The Book Trade Charity (BTBS), as part of its closer collaboration with the Matthew Hodder Charitable Trust (MHCT), announced the first phase of a new pilot project aimed at encouraging talented younger people into the book trade though a programme of grants.
The initial phase will help those who are unable to get a foot into the industry where financial pressure means that they are unable to pay for travel, subsistence, overnight accommodation or even suitable clothing for interviews. The scheme is available for under 30’s, who are resident in the UK, applying for a job in the UK Book Trade, primarily but not exclusively in publishing, who can demonstrate a financial need.
Grants of up to £1,000 will be available quickly to those eligible for the scheme.
The grants programme will then extend to cover support for appropriate internships later in the year.
BTBS will welcome applications either by the applicants or from companies, trade bodies or others acting on behalf of the applicant. Further information and guidelines can be found at http://www.btbs.org/?p=560 or by emailing firstname.lastname@example.org
Quote from David Hicks – Chief Executive, BTBS:
“The Book Trade Charity traces its roots back to 1837 and Victorian philanthropy, but we are keen to support the trade in ways which are relevant today. This particular programme recognises that it is difficult for young people to get a foot on the ladder in today’s rapidly-changing industry and we will be delighted if our assistance can help overcome some basis obstacles.”
Quote from Tom Biggs-Davison, Chairman MHCT:
“This innovative project being launched by BTBS deserves support from the trade and we are delighted that the close relationship between MHCT and BTBS will enable this pilot programme to get off the ground; we are sure it will be to the benefit of many young people, and to the trade itself.”
We are delighted to let you know that a new edition of INSIDE BOOK PUBLISHING by Giles Clark and Angus Phillips is now available.
Fully updated, this book is a comprehensive walk-through of the whole publishing process and the industry around it. If you wanted to know exactly how book publishing works, including all the digital changes and influences, then do take a read.
It is a standard text book for any publishing course and we highly recommend it to all clients who are thinking about entering book publishing. In fact, if you have been in the industry for many years, it could also serve as a useful handbook for updating your publishing knowledge.
There is also a chapter on job hunting in book publishing, of which we had an advance read, and it was spot on.
You can purchase a copy by clicking the link below. In line with our ethical policy we are now using The Hive affiliate network for all future book purchases.
Whether you like it or not, there is a drinking culture in book publishing. You cannot go to a publishing event without the compulsory glass of warm white wine being served. Quite a few of us on twitter talk about ending the day with ‘a large gin and tonic’ and I’ve worked for numerous companies where it was custom at the end of the day – or on completion of a successful project – to go to the pub or celebrate with alcohol in the office. Both London and the Frankfurt Book Fairs are drink-fuelled events, where often the best deals are concluded in the bar, or at a boozy dinner.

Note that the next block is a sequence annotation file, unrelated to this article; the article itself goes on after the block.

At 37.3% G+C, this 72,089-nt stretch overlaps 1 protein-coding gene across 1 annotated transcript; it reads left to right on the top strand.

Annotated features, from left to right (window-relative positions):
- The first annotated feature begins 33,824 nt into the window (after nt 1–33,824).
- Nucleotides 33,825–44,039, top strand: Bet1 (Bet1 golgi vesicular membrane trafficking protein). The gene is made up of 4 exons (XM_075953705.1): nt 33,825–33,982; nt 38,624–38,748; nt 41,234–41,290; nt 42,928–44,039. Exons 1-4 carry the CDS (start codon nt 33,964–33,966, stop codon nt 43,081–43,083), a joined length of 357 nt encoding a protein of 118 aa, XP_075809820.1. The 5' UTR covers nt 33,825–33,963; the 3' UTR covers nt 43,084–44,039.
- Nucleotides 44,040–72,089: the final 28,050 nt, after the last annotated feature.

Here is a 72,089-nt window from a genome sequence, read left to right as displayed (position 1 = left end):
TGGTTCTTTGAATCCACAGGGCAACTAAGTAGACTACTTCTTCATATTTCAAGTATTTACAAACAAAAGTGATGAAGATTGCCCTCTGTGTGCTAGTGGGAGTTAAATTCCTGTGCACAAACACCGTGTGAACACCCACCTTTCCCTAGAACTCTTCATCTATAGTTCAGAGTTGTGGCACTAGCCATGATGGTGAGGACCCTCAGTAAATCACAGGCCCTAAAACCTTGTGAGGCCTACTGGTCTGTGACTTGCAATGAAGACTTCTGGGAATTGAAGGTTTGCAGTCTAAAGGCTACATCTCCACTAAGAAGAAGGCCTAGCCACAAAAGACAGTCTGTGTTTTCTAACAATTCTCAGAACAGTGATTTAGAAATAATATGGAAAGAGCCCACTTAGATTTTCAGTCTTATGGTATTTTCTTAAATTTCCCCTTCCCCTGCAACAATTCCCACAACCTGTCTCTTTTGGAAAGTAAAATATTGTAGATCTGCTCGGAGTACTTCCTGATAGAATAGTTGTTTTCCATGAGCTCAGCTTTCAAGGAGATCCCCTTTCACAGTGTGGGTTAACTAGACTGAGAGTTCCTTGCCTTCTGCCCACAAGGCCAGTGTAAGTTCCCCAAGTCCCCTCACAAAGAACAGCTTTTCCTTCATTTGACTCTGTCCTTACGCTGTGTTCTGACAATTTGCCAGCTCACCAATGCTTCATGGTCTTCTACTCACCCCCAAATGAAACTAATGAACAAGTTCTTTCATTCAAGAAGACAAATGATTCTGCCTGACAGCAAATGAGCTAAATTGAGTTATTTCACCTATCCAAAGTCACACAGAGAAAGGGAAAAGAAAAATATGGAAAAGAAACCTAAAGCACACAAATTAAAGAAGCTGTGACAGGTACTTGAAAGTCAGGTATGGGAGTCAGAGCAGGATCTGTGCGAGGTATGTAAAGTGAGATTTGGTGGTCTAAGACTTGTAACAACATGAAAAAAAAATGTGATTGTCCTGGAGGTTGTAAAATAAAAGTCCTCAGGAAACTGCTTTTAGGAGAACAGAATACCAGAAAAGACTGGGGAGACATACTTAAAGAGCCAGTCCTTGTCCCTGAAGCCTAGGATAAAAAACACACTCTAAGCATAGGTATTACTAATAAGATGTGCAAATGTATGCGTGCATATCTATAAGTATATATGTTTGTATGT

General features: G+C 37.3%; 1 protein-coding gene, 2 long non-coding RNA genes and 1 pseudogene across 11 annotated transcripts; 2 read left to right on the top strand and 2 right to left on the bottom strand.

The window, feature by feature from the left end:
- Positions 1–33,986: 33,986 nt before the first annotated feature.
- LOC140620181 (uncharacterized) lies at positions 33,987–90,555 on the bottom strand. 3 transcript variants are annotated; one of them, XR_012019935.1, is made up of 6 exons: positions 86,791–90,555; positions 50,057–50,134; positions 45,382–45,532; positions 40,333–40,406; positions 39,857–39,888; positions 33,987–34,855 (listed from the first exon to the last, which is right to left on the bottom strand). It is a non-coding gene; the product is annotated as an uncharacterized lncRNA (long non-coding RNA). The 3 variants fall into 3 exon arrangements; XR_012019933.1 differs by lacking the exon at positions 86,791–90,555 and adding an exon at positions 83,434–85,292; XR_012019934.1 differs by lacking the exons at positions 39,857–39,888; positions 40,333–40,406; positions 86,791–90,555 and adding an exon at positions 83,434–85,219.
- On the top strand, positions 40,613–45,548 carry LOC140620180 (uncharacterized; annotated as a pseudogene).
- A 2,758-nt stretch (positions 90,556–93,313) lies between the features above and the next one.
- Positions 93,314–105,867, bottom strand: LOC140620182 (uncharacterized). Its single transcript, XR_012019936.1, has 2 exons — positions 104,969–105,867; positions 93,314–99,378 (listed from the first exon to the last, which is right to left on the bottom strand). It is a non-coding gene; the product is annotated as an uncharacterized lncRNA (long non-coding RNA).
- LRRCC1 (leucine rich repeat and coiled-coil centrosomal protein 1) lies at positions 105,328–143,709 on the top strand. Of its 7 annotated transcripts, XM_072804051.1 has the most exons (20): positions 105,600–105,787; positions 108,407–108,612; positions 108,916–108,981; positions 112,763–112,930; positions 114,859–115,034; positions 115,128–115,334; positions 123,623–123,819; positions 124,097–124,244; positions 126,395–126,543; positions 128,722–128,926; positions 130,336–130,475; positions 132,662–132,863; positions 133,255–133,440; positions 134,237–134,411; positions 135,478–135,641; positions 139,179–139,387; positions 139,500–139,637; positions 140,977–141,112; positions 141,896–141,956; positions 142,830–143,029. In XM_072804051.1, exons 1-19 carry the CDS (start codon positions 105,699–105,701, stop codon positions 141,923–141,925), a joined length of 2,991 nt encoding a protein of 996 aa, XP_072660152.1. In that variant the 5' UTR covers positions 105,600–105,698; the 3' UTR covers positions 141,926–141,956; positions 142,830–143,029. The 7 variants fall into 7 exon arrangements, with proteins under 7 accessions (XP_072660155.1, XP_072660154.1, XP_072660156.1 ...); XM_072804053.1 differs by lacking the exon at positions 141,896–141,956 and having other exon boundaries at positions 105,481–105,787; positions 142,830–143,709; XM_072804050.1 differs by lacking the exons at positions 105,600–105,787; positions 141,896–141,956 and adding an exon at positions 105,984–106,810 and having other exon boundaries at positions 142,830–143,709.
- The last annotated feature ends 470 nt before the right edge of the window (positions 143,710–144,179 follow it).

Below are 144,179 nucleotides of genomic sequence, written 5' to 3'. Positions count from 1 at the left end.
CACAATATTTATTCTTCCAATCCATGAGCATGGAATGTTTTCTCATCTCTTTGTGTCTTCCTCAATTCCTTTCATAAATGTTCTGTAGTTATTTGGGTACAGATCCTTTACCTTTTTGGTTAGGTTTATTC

The days of the traditional alcohol-led publishing lunch may be all but over, but you cannot deny that when you work in book publishing, there are numerous opportunities to drink alcohol throughout your career.
But what if you don’t drink, either for religious reasons, health reasons or personal choice, where does that leave you?
I’ve been to several publishing parties over the past few months where the welcoming drinks were restricted to white or red wine. When my guest asked for water they were looked upon disdainfully.
If you are someone who doesn’t drink, and work at an office where the working day often ends with an alcoholic beverage, do you feel excluded because of it? Does it affect your career path because you are not seen as ‘one of the team’?
Perhaps you’re someone who wishes to cut back on drinking but finds it impossible to do so because of the drinking culture around you. When you’ve tried to say no, has your boss still pushed a drink into your hand saying ‘go on…just the one’? Or maybe, even worse, you’ve made a clear decision not to drink but someone has slipped Vodka into your orange juice to help you ‘lighten up’.
Is one of the factors holding book publishing back in the equality and diversity stakes the fact that those who don’t drink for religious reasons find themselves unable to pursue particular careers? Would you employ a publicity assistant or publicist who refused to be at an event where alcohol was being served, or agreed to attend but refused to hand out drinks or help clear up glasses afterwards?
Alcohol has always been a part of book publishing. I’m not asking that it stop; only that we are more accommodating and considerate towards those that don’t drink, rather than exclude them.
Are you a non-drinker in a book publishing career? Has alcohol affected your career choices? Or are you someone that drinks who finds it difficult to relate to those that don’t? The drinking culture in book publishing is the elephant in the room. Maybe it’s time to have an open discussion about it.
Bedford based design agency, emc design launches their first graduate scheme for want
to be editorial designers. It offers a starting salary of £16,000.